Bookstagrammers: the unique Insta tribe keeping it real on social media

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Anna Brech
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“When you talk to bookstagrammers they just talk about loving books. It's refreshing” – so says best-selling author Jo Piazza, in a compelling new Forbes article about the power of book reviewers on Instagram.

Piazza, who wrote How To Be Married, describes how this unassuming sub-section of Instagram  are devoted to both reading and critiquing new releases, and break the mould of the social media platform by not seeking any particular exposure.

The journalists recalls how she researched a story about fashion influencers; “The ‘it girls’ of Instagram”.“They spoke more like business women than true lovers of fashion and bragged about their ability to command lucrative deals and around the world trips from brands,” she says.

Bookstagrammers, in contrast, she says, “do this because they love books”.

“Unlike their ‘influencer’ counterparts in the fashion and wellness spaces, they're not getting paid big bucks by brands with deep pockets. Sometimes they'll get an early review copy of a book, but they're often funding their reading habits on their own and running their blogs and accounts on the side.”

So who exactly are Bookstagrammers?

Piazza describes them as a group of devoted readers, who revel in the aesthetics of books (striking covers, beautifully arranged shelves, glorious libraries) as well as providing bite-size reviews and people-powered recommendations.

They’re important both in terms of providing an antidote to “ juicy, depressing and all-encompassing news” and in cutting through the noise of the Internet.

Their posts on Instagram are particularly effective in terms of singling out self-published tomes – which have grown in parallel to their own existence – and for suggesting titles in niche areas, for example women’s fiction, or YA books.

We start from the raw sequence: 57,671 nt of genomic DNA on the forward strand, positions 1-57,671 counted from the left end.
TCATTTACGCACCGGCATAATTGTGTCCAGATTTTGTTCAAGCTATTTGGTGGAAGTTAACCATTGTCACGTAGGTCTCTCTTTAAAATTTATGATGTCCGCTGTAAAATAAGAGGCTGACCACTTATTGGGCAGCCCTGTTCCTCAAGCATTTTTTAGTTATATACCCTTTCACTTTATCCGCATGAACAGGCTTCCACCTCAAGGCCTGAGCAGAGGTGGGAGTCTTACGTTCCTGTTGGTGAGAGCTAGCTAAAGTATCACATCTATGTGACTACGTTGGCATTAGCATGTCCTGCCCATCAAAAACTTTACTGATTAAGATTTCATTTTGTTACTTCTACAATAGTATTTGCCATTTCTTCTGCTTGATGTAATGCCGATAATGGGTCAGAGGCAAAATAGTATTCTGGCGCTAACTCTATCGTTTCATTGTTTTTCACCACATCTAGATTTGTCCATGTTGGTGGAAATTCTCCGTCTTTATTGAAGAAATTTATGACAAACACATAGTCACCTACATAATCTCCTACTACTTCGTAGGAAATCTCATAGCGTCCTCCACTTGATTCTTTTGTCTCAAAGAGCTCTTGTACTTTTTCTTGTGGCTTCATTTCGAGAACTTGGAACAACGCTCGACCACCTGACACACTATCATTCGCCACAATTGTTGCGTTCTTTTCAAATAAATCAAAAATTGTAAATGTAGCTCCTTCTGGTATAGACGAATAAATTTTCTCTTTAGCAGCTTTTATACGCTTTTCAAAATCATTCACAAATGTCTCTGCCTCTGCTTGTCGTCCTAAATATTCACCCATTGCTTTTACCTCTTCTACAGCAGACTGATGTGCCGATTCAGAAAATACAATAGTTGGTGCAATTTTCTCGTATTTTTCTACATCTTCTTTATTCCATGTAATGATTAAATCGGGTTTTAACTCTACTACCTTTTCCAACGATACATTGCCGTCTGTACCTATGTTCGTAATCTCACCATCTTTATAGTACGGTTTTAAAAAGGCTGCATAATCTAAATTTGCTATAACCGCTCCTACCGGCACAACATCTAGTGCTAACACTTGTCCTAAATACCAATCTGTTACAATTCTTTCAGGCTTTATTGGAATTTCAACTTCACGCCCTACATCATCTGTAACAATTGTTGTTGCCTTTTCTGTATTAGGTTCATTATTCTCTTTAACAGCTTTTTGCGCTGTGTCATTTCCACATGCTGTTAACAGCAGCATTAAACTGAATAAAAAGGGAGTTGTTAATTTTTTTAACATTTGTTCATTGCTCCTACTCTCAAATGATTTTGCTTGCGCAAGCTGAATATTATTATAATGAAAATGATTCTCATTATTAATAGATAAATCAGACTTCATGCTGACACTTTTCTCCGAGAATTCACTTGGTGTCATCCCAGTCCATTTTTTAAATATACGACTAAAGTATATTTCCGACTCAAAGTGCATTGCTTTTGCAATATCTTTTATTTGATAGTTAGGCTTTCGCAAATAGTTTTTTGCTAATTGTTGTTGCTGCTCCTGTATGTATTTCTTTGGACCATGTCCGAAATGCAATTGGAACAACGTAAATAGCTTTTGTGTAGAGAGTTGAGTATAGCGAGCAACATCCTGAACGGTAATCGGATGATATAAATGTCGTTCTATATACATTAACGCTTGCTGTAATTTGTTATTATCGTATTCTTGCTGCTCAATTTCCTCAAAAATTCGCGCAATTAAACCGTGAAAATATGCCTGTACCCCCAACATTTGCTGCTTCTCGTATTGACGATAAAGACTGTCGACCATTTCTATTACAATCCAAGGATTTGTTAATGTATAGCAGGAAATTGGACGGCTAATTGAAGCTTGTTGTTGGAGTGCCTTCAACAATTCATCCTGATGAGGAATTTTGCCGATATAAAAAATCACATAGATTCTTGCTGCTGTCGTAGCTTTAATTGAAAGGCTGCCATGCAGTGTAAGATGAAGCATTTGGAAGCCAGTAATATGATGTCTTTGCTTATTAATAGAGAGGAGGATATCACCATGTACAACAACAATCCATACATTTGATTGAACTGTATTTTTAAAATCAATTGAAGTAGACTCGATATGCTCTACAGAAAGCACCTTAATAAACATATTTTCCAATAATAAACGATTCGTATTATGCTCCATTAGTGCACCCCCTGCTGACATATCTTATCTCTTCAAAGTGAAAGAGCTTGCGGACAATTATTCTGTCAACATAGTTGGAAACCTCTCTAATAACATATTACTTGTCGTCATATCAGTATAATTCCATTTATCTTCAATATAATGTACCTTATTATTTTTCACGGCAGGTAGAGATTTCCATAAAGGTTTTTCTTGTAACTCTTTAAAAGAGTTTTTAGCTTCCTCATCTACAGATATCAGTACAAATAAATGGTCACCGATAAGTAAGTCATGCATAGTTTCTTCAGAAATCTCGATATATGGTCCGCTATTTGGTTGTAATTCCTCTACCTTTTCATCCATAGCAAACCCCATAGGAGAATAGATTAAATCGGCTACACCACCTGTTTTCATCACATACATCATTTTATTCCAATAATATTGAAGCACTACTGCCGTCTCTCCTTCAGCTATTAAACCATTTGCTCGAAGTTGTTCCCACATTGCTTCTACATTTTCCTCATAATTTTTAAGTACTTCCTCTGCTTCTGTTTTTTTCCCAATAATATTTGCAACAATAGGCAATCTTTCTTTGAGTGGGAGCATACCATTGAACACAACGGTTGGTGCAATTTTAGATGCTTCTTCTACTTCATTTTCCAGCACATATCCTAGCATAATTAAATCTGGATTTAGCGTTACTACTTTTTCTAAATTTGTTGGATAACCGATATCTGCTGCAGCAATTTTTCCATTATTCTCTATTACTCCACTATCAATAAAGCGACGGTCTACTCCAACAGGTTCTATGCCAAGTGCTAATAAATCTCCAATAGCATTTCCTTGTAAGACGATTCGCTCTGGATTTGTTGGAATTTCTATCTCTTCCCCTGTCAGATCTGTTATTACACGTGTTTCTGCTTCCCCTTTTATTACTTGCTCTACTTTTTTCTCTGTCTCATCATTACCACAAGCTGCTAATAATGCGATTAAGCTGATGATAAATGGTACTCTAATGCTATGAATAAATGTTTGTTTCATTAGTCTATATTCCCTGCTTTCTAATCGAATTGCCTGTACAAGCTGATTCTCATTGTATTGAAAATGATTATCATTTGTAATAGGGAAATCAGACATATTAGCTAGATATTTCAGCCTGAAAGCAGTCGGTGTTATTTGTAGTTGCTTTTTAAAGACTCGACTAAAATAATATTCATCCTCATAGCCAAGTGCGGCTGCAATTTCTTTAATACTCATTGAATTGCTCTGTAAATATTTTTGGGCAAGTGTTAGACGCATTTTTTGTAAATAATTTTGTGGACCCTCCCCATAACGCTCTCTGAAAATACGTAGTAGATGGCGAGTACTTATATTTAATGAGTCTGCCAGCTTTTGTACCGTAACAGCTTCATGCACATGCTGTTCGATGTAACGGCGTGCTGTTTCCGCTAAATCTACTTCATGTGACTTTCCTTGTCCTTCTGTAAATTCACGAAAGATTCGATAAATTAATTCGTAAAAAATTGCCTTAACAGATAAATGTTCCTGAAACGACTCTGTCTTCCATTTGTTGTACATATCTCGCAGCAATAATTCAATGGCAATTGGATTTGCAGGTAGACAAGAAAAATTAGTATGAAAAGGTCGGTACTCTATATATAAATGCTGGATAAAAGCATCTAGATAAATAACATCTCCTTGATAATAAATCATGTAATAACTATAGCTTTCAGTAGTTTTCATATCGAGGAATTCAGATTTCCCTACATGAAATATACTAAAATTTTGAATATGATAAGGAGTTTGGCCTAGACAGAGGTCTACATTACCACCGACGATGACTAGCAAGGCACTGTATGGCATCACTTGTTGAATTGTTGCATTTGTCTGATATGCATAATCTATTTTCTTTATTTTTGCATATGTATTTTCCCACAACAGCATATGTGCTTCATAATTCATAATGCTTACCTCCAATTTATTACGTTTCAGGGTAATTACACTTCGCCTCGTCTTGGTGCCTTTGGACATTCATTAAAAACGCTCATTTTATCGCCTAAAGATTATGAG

“Their opinions mean a lot to their audiences and they’ll champion what they love, regardless of whether it’s a lead title for the publisher or a known name,” social media consultant Andrea Dunlop tells Forbes.

“No one really even reads full reviews anymore,” says Alyssa Hamilton, the woman behind Insta account Swept Away by Books.

“So the quick snapshot that a reader can get of a book, be it the Instagrammers' thoughts while reading, after reading, or even just a heads up that this book sounds interesting, is integral to how readers find books to read today.

“It doesn't hurt that some of the photography of books is absolutely beautiful, so that draws readers in massively too.”

It’s the personal yet escapist element of their work that makes Bookstagrammers really stand out.

“Instagram might be one of the safest places on the Internet these days if you want to avoid the difficult news and vitriol that dominates most other digital content,” says Piazza. 

“And at the end of the day, word of mouth is still what sells books, advice from friends and friends of friends. Instagram, feels the closest to that of all the social networks.”

Take a look at more beautiful #Bookstagram posts, below.

Top main image: @sweptawaybybooks


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Anna Brech

Anna Brech is a freelance journalist and former editor for Her six-year stint on the site saw her develop a vociferous appetite for live Analytics, feminist opinion and good-quality gin in roughly equal measure. She enjoys writing across all areas of women’s lifestyle content but has a soft spot for books and escapist travel content.